When Church returns King writes:

“The feel of the cat caused Louis to break out in gooseflesh, and he had to clench his teeth grimly to keep from kicking it away. Its furry sides felt somehow too slick, too thick – in a word, loathsome” (p. 162)

You get the idea right?

The book then gets even darker. Think of the horror, chasing your young son who is running towards the road, a speeding truck coming from the opposite direction. King explores this scenario when it happens to Gage Creed (Louis’ son); would you just accept it, or… exhume your sons grave, and bury him in a place where you know he’ll return?

Read it to see how it plays out…

The central theme of this novel focuses on coming to terms with grief and the loss of a loved one. There is Rachel Creed, haunted by the memory of her sister who suffered from spinal meningitis before her death; Pascow,  a young student who is killed by a truck on the main highway to mention a few.

I can see how Pet Sematary scared King, as much of it is based on personal experience. His own child Owen running for that main highway (thankfully King tackled him in time), his daughter’s cat Smucky flattened by a truck (thankfully, not coming back from the dead) and the real  Pet Sematary (thankfully, the burial ground beyond is fiction).

This all happened and I think it shows King’s creativity at its best. He certainly highlights the notion that “sometimes dead is better.”

Section that Stayed

A university student is brought into the campus surgery after being hit by a truck. The finality of this passage stayed with me throughout the whole novel.

“He was a young man, age approximately twenty, and it took Louis less than three seconds to make the only diagnosis that mattered: the young man was going to die. Half of his head was crushed. His neck had been broken. One collarbone jutted from his swelled and twisted right shoulder. From his head, blood and a yellow, pussy fluid seeped sluggishly into the carpet. Louis could see the man’s brain, whitish-gray and pulsing through a shattered section of his skull.”(p.70)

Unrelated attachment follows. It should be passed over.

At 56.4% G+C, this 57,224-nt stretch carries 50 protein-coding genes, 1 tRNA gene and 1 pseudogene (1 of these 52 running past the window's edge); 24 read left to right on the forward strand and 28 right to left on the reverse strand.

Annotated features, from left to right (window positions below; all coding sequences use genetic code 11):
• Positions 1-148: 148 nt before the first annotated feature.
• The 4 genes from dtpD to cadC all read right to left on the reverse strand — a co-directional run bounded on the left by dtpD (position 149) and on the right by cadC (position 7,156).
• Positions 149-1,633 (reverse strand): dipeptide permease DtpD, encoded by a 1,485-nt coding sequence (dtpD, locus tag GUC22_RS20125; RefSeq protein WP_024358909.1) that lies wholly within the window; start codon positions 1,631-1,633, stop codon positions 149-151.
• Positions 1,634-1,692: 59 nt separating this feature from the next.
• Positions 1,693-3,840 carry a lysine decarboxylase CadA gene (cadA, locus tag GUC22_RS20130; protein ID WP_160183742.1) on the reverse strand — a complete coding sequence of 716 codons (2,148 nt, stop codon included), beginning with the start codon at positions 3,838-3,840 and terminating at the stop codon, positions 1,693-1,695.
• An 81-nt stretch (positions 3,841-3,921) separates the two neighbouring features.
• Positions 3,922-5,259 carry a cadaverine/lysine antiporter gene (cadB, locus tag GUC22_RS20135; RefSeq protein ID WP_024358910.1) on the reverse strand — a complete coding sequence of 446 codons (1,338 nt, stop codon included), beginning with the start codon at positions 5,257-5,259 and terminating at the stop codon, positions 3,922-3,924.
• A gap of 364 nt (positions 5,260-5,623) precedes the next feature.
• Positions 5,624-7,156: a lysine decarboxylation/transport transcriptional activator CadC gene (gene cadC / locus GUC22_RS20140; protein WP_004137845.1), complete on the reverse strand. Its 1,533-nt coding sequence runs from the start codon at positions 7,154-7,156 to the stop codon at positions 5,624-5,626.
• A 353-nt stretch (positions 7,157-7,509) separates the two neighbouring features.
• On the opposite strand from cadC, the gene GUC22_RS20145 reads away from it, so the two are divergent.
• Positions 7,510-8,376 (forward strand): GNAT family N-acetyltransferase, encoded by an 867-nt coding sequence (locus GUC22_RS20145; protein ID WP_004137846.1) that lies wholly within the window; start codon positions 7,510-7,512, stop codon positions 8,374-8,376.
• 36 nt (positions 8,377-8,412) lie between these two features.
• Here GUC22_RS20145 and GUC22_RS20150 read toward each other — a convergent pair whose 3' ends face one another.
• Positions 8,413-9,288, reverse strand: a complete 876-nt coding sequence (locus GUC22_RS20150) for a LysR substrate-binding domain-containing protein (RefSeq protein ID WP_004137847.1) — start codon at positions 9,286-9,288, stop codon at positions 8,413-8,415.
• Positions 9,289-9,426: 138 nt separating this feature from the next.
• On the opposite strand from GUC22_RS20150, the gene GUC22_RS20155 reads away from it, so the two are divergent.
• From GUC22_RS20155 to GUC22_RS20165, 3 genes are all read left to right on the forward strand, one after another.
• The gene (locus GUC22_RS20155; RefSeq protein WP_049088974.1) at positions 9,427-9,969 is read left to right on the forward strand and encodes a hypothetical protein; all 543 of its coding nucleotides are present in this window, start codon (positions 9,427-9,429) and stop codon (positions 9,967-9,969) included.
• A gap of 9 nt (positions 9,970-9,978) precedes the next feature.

What did you think of the novel? As always Literature Fiend would love to hear any discussions points, or suggestions for further reading. Please contact us, or leave a comment below, it would be great to hear from you.  

Cannery Row by John Steinbeck

Steinbeck, Cannery RowJohn Steinbeck is a great humanist writer who focuses the majority of his work on the less fortunate members of society, usually in California. His main qualities as a writer lie in the description of landscape and the tender aspects of his character’s. For the above themes, I suggest you check out Of Mice & Men, Grapes of Wrath and East of Eden.

Cannery Row was published in 1945 and is set in Monterey, California during the great depression. Cannery Row is a waterfront street which had a number of sardine canning factories (the last of which closed in 1978.)

Rather than focus on the workers of these factories – many of whom were out-of-towners – it deals with the colourful inhabitants of ‘The Row’ during the time the canning factories are closed:

“It is the hour of the pearl – the interval between day and night when time stops and examines itself.”

At the beginning of the novel Steinbeck writes:

“It’s inhabitants [Cannery Row’s] are, as the man once said, ‘whores, pimps, gamblers, and sons of bitches,’ by which he meant Everybody. Had the man looked through another peephole he might have said, ‘Saints and angels and martyrs and holy men,’ and he would have meant the same thing” (p.5)

A group of men, led by Mack, who have no ambition except to sit around and get drunk and live rent free in an old shed, affectionately called, The Palace Flophouse and Grill. Instead of looking at them in a stereotypical way, Steinbeck has Doc – a well respected marine biologist – describe them in a positive light,

“Look at them. There are your true philosophers. I think. […] Mack and the boys know everything that has ever happened in the world and possibly everything that will happen. I think they survive in this particular world better than other people. In a time where people tear themselves to pieces with ambition and nervousness and covetousness, they are relaxed.” (p.106)

The local shopkeeper, called Lee Chong who’s store is described as “while not a model of neatness, was a miracle of supply” (p.7), has a similar air of affection. The people who work at the local whorehouse are all described with similar fondness. This is Steinbeck’s way of showing the reader how reliant the inhabitants are upon each other.